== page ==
She would have been, in the first place, like Lady Bexborough, with a skin of crumpled leather and beautiful eyes. She would have been, like Lady Bexborough, slow and stately; rather large; interested in politics like a man; with a country house; very dignified, very sincere. Instead of which she had a narrow pea-stick figure; a ridiculous little face, beaked like a bird's. That she held herself well was true; and had nice hands and feet; and dressed well, considering that she spent little. But often now this body she wore( she stopped to look at a Dutch picture), this body, with all its capacities, seemed nothing—nothing at all. She had the oddest sense of being herself invisible, unseen; unknown; there being no more marrying, no more having of children now, but only this astonishing and rather solemn progress with the rest of them, up Bond Street, this being Mrs. Dalloway; not even Clarissa any more; this being Mrs. Richard Dalloway.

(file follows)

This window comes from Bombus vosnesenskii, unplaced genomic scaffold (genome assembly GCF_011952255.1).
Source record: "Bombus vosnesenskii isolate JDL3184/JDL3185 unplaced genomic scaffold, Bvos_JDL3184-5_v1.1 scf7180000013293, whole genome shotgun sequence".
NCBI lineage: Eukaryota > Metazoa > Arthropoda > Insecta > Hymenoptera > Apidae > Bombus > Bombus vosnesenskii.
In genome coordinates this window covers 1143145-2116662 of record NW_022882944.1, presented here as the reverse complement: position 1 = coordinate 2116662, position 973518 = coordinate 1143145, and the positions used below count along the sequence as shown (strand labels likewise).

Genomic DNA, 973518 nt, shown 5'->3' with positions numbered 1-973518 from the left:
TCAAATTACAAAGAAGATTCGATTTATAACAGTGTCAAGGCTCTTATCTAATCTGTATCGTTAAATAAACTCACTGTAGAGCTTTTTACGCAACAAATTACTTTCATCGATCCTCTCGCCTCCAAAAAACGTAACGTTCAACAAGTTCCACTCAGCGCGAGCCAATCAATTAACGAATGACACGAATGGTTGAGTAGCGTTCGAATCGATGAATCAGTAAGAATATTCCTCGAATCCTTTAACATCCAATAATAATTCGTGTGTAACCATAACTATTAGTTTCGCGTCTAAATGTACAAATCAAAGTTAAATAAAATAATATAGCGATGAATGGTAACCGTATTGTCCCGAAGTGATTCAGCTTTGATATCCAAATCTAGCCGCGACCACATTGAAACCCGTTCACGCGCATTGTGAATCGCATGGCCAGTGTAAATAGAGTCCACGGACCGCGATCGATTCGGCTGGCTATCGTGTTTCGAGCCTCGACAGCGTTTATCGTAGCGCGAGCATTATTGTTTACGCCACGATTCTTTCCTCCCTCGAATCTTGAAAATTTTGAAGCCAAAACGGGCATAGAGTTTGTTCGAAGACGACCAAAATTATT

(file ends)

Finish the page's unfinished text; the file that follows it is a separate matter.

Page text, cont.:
Mrs. Dalloway (1925), pg. 1113
Norton Anthology of English Literature (Major Authors), 9th edition
Is it true that we can learn only when we are aware we are being taught?
Eve Kosofsky Sedgwick
Touching Feeling: Affect, Pedagogy, Performativity (2003), pg. 153